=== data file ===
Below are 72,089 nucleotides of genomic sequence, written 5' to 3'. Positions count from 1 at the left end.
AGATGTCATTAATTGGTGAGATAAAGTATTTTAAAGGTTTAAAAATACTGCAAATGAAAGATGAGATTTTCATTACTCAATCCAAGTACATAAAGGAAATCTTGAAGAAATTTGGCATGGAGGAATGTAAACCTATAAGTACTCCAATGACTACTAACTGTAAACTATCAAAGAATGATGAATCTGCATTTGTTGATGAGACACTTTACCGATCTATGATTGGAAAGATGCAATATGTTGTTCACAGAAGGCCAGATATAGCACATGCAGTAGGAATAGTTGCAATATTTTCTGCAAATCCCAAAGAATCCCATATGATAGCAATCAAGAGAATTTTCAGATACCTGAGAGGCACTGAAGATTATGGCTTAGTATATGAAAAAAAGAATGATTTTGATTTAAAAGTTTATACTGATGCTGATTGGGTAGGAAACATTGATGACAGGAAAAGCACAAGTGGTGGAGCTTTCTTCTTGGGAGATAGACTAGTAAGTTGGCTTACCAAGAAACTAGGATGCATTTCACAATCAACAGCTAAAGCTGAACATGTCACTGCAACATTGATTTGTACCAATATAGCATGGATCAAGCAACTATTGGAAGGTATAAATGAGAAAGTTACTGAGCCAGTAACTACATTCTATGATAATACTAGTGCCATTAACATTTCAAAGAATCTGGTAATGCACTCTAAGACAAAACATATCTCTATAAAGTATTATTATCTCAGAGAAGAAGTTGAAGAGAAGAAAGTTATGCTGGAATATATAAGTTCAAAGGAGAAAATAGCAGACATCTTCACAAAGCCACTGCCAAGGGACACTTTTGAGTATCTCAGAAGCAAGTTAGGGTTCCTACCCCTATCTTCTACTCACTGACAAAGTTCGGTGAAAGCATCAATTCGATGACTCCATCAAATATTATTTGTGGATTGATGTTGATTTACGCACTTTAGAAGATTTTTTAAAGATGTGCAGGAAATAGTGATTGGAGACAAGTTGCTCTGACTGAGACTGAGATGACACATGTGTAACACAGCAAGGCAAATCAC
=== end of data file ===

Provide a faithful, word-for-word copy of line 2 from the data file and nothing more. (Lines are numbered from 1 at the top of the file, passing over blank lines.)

AGATGTCATTAATTGGTGAGATAAAGTATTTTAAAGGTTTAAAAATACTGCAAATGAAAGATGAGATTTTCATTACTCAATCCAAGTACATAAAGGAAATCTTGAAGAAATTTGGCATGGAGGAATGTAAACCTATAAGTACTCCAATGACTACTAACTGTAAACTATCAAAGAATGATGAATCTGCATTTGTTGATGAGACACTTTACCGATCTATGATTGGAAAGATGCAATATGTTGTTCACAGAAGGCCAGATATAGCACATGCAGTAGGAATAGTTGCAATATTTTCTGCAAATCCCAAAGAATCCCATATGATAGCAATCAAGAGAATTTTCAGATACCTGAGAGGCACTGAAGATTATGGCTTAGTATATGAAAAAAAGAATGATTTTGATTTAAAAGTTTATACTGATGCTGATTGGGTAGGAAACATTGATGACAGGAAAAGCACAAGTGGTGGAGCTTTCTTCTTGGGAGATAGACTAGTAAGTTGGCTTACCAAGAAACTAGGATGCATTTCACAATCAACAGCTAAAGCTGAACATGTCACTGCAACATTGATTTGTACCAATATAGCATGGATCAAGCAACTATTGGAAGGTATAAATGAGAAAGTTACTGAGCCAGTAACTACATTCTATGATAATACTAGTGCCATTAACATTTCAAAGAATCTGGTAATGCACTCTAAGACAAAACATATCTCTATAAAGTATTATTATCTCAGAGAAGAAGTTGAAGAGAAGAAAGTTATGCTGGAATATATAAGTTCAAAGGAGAAAATAGCAGACATCTTCACAAAGCCACTGCCAAGGGACACTTTTGAGTATCTCAGAAGCAAGTTAGGGTTCCTACCCCTATCTTCTACTCACTGACAAAGTTCGGTGAAAGCATCAATTCGATGACTCCATCAAATATTATTTGTGGATTGATGTTGATTTACGCACTTTAGAAGATTTTTTAAAGATGTGCAGGAAATAGTGATTGGAGACAAGTTGCTCTGACTGAGACTGAGATGACACATGTGTAACACAGCAAGGCAAATCAC